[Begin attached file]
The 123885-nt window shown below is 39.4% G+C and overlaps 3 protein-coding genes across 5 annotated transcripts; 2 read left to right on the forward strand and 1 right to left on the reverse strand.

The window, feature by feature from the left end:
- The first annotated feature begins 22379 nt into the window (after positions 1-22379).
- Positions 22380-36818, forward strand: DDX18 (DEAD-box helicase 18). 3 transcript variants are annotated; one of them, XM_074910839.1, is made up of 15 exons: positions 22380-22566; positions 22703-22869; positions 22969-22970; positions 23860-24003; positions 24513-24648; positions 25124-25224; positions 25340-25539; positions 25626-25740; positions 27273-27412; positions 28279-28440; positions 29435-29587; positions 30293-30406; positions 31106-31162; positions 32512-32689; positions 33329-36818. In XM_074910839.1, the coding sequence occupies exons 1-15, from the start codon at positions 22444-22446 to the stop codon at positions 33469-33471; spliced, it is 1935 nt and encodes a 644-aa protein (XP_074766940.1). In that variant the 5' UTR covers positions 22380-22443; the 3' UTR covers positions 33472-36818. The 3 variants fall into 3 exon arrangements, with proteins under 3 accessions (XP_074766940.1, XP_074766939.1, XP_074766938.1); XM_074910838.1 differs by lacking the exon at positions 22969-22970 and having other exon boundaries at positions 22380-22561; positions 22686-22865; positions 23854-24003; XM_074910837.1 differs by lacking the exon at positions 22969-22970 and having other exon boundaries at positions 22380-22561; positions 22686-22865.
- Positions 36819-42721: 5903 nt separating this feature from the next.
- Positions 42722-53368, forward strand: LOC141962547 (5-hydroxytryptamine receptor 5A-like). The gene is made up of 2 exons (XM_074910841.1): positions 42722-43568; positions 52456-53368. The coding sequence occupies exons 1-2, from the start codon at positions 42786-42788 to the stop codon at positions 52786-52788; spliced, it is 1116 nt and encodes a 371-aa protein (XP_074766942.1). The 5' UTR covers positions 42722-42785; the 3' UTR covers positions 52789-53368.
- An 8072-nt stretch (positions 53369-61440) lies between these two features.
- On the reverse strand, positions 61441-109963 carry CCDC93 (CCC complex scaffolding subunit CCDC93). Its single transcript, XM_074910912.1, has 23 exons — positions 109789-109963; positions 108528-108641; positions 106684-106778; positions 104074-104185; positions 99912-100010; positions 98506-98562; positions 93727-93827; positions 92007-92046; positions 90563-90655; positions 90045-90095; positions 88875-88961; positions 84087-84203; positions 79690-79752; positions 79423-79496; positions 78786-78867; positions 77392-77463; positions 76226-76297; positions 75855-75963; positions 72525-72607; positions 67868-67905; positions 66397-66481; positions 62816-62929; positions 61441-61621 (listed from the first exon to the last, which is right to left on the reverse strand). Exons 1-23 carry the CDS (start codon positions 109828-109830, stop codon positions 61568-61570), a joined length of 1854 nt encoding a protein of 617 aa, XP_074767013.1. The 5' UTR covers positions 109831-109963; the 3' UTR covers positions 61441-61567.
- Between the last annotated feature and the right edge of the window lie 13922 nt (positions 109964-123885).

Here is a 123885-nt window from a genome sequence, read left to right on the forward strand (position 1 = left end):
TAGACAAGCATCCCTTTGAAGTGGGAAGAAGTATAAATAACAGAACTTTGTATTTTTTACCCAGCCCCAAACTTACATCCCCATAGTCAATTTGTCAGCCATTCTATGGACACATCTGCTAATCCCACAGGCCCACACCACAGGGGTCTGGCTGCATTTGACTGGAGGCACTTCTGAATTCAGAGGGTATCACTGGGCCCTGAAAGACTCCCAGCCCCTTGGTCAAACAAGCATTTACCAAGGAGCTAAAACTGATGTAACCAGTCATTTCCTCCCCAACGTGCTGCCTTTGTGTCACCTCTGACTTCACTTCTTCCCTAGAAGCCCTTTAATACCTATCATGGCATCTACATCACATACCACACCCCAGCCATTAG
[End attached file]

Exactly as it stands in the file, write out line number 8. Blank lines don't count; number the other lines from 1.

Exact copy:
- On the reverse strand, positions 61441-109963 carry CCDC93 (CCC complex scaffolding subunit CCDC93). Its single transcript, XM_074910912.1, has 23 exons — positions 109789-109963; positions 108528-108641; positions 106684-106778; positions 104074-104185; positions 99912-100010; positions 98506-98562; positions 93727-93827; positions 92007-92046; positions 90563-90655; positions 90045-90095; positions 88875-88961; positions 84087-84203; positions 79690-79752; positions 79423-79496; positions 78786-78867; positions 77392-77463; positions 76226-76297; positions 75855-75963; positions 72525-72607; positions 67868-67905; positions 66397-66481; positions 62816-62929; positions 61441-61621 (listed from the first exon to the last, which is right to left on the reverse strand). Exons 1-23 carry the CDS (start codon positions 109828-109830, stop codon positions 61568-61570), a joined length of 1854 nt encoding a protein of 617 aa, XP_074767013.1. The 5' UTR covers positions 109831-109963; the 3' UTR covers positions 61441-61567.